McKibbin, W.F., Shackelford, T.K., Miner, E. J., Bates, V. M., & Liddle, J. R. (2011). Individual differences in women’s rape avoidance behaviors. Archives of Sexual Behavior, 40, 343-349.

Individual Differences in Women’s Rape Avoidance Behaviors

William F. McKibbin, Todd K. Shackelford, Emily J. Miner, Vincent M. Bates & James R. Liddle

 

Rape can exact severe psychological, physical, and reproductive costs on women, and likely was a recurrent adaptive problem over human evolutionary history. Therefore, women may have evolved psychological mechanisms that motivate rape avoidance behaviors. Guided heuristically by an evolutionary perspective, we tested the hypothesis that women’s rape avoidance behaviors would vary with several individual difference variables. Specifically, we predicted that rape avoidance behaviors would covary positively with (1) women’s attractiveness, (2) women’s involvement in a committed romantic relationship, and (3) the number of family members living nearby. We also predicted that women’s rape avoidance behaviors would covary negatively with age. We administered the Rape Avoidance Inventory (McKibbin et al.,Pers Indiv Differ 39:336–340, 2009) and a demographic survey to a sample of women (n=144). The results of correlational and regression analyses were consistent with the predictions, with the exception that women’s rape avoidance behaviors did not covary with women’s age. Discussion highlighted limitations of the current research and directions for future research on women’s rape avoidance psychology and behaviors.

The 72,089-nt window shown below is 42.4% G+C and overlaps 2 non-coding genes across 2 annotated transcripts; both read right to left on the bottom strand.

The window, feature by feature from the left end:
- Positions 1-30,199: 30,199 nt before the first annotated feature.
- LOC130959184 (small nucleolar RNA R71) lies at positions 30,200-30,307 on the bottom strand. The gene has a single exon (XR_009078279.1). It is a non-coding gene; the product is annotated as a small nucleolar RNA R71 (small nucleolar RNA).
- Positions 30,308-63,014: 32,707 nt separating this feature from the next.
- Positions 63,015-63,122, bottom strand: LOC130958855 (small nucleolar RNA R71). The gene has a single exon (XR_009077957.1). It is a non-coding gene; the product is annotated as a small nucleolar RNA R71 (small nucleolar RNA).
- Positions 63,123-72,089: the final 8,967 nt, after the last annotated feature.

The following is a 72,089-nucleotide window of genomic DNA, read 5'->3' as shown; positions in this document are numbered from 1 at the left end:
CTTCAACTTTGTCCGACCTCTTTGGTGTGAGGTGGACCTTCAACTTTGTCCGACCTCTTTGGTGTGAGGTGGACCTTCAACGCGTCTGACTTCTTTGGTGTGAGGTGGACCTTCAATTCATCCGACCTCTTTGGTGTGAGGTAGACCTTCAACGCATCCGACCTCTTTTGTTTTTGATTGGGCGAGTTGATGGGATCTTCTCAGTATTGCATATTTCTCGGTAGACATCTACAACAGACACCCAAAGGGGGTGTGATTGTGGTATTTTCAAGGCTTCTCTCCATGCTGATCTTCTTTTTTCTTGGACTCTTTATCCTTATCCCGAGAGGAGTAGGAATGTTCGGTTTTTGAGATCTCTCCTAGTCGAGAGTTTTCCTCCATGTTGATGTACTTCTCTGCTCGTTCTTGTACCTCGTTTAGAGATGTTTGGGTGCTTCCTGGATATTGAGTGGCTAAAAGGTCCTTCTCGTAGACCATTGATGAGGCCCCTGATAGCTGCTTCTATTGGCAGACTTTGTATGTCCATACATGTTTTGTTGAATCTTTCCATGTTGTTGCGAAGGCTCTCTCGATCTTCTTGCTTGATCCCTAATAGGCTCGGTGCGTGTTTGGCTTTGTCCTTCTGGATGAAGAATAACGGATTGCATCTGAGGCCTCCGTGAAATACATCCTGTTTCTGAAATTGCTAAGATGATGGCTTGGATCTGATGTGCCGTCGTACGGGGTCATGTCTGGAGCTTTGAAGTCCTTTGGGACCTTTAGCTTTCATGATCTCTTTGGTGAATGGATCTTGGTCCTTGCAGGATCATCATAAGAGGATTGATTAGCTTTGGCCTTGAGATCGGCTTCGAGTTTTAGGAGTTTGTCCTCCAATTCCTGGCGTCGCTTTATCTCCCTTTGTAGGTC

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McKibbin, W. F., Starratt, V. G., Shackelford, T. K., & Goetz, A. T. (2011). Perceived risk of female infidelity moderates the relationship between objective risk of female infidelity and sexual coercion in Humans (Homo sapiens). Journal of Comparative Psychology, 125, 370-373.

Perceived Risk of Female Infidelity Moderates the Relationship Between Objective Risk of Female Infidelity and Sexual Coercion in Humans (Homo sapiens)

William F. McKibbin, Valerie G. Starratt, Todd K. Shackelford, and Aaron T. Goetz